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Wuhan beefs up efforts to guarantee daily needs

By CAO DESHENG in Wuhan | China Daily Global | Updated: 2020-02-28 09:02
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Fuhe Toll Station on the Daihuang Expressway in northern Wuhan, Hubei province, is closed, as the city has been put into lockdown because of the ongoing pneumonia outbreak. [Photo by Yuan Zheng/For China Daily]

Authorities in Wuhan, Hubei province, epicenter of the novel coronavirus pneumonia outbreak, have coordinated efforts to guarantee the supply of daily necessities to residents as delivering goods to them has become increasingly difficult since communities were put on lockdown for epidemic control purposes.

The efforts come after President Xi Jinping urged officials to "unclog the last mile" for the supply of daily necessities for epidemic-affected residents when he addressed a key meeting on coordinating epidemic control and socioeconomic development on Sunday.

Chen Yixin-secretary-general of the Commission for Political and Legal Affairs of the Communist Party of China Central Committee and also deputy head of a team dispatched by the central government to facilitate epidemic prevention and control-called for a people-centered approach in coordinating disease control and people's livelihood.

Speaking at a meeting on Tuesday in Wuhan, Chen said efforts should be made to increase commodity categories, stabilize prices and optimize delivery services, and special attention should be given to the needs of seniors and the disabled to ensure daily necessities are available for them.

After the Jan 23 announcement of the lockdown of the city and suspension of all the public transport, authorities in Wuhan released a public notice on Feb 14 that required all the residential communities to be locked down and reduce population movements to cut transmissions of the disease.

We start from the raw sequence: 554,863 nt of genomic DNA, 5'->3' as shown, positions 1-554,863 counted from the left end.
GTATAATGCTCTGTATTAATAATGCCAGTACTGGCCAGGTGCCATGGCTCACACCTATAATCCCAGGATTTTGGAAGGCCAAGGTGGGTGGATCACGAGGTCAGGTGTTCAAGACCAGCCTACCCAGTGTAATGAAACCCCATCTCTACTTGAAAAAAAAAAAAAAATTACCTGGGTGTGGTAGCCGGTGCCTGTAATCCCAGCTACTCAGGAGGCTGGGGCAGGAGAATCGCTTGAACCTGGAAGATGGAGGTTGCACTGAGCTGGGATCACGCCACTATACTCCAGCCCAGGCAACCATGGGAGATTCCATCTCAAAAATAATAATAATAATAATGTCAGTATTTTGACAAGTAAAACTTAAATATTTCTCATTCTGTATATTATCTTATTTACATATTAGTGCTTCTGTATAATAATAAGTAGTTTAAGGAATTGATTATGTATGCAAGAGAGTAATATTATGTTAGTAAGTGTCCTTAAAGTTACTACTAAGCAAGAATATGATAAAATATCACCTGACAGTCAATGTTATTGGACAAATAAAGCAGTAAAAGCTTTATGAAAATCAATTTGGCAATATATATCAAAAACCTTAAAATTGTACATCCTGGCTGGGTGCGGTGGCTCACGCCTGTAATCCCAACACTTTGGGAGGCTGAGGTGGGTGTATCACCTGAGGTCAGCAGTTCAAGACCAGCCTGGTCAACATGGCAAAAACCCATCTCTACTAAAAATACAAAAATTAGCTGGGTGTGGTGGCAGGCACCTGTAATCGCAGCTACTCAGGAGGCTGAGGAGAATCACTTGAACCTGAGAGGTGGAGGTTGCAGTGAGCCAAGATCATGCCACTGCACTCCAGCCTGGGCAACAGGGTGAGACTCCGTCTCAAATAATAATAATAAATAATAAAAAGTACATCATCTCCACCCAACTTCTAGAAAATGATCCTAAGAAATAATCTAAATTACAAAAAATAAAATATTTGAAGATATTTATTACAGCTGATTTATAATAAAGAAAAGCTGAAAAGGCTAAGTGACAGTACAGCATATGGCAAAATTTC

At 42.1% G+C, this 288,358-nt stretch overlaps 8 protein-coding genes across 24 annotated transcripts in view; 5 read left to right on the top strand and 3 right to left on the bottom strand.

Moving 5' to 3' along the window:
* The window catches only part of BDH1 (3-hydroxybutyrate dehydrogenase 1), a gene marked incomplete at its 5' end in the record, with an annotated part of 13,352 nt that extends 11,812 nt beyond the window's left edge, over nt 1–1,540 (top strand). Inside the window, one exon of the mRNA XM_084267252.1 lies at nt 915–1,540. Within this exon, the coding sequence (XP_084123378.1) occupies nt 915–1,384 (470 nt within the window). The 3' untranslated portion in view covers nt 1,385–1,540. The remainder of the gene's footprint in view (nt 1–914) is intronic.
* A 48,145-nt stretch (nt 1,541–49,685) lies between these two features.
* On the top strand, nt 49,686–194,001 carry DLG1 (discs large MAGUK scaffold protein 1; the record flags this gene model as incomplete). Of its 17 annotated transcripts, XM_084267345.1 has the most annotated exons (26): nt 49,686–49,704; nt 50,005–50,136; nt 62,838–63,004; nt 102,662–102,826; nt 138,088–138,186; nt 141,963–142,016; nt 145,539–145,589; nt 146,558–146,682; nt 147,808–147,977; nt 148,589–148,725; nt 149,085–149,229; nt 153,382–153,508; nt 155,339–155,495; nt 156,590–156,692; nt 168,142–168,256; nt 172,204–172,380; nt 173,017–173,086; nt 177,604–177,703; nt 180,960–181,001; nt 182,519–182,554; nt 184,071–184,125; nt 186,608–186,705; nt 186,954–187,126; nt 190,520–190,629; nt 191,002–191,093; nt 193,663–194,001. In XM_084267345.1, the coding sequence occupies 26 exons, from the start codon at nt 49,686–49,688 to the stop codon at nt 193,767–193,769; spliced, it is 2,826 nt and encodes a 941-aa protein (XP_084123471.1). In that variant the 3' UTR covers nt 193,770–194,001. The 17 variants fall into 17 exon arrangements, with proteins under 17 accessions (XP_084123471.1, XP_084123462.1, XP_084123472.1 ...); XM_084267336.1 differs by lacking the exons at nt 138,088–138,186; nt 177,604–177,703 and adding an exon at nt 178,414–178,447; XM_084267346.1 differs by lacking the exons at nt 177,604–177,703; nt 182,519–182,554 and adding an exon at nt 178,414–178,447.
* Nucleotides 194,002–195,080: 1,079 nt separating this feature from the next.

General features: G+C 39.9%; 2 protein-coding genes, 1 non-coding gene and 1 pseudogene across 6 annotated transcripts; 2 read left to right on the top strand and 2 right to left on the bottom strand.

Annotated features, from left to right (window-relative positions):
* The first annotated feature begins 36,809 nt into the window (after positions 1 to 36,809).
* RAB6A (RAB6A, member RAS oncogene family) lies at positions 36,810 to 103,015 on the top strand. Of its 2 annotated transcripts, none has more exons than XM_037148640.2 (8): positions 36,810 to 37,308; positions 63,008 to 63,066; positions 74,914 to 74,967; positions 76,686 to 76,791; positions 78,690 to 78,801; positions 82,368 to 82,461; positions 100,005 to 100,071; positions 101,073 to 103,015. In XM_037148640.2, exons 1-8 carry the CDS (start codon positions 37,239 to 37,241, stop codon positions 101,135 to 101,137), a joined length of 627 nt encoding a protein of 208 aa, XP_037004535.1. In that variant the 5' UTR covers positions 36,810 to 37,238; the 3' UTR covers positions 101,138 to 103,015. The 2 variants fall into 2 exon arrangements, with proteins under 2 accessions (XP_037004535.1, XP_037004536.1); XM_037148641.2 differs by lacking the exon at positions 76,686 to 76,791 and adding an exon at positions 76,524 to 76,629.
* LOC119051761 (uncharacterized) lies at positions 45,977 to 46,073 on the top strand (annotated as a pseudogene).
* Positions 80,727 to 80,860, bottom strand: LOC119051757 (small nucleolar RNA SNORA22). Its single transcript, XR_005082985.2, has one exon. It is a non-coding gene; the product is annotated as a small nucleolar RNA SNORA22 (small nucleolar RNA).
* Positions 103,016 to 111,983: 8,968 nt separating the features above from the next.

Following that, some district authorities further required that starting on Feb 18, individuals without authorized passes are not allowed to enter supermarkets. Instead, they encouraged residential communities to organize group buys in line with residents' needs.

Online purchasing has also become more popular due to the strict control of population movements in the city. Online platforms of supermarkets such as Zhongbai Cangchu, RT-MART and Carrefour have promoted group-purchase businesses through internet orders and dedicated deliveries.

Chen asked community officials, workers and volunteers to play a more active role in delivery services to help seniors and the disabled who either do not have easy access to online shopping to join in the community's group buys to get their daily necessities.

A video posted online of a woman complaining about community workers recently aroused the attention of netizens as well as local authorities.

In the video, a woman with a Wuhan dialect accused the workers of failing to play a proper role in helping residents with a group buy of daily necessities from a local supermarket. She complained that the packages of goods the supermarket provided were not satisfactory and the prices were not reasonable.

In response, Tian Ming, head of the neighborhood committee of the Fozuling B Community in the Wuhan East Lake High-Tech Development Zone, said he understands her complaints. However, community workers are not omnipotent, and there are circumstances they might neglect, but they will do their best, he said.

Also on Tuesday, Wang Zhonglin, secretary of the Communist Party of China's Wuhan City Committee, inspected communities and supermarkets in the city, urging various departments to make coordinated efforts to facilitate the delivery process so that orders placed by residents can reach them in a timely manner.

To mobilize more human resources to help community workers, authorities in Wuhan launched a campaign on Sunday to recruit volunteers to work for the city's communities. On that day, more than 10,000 people applied to community volunteers throughout the city, officials said.


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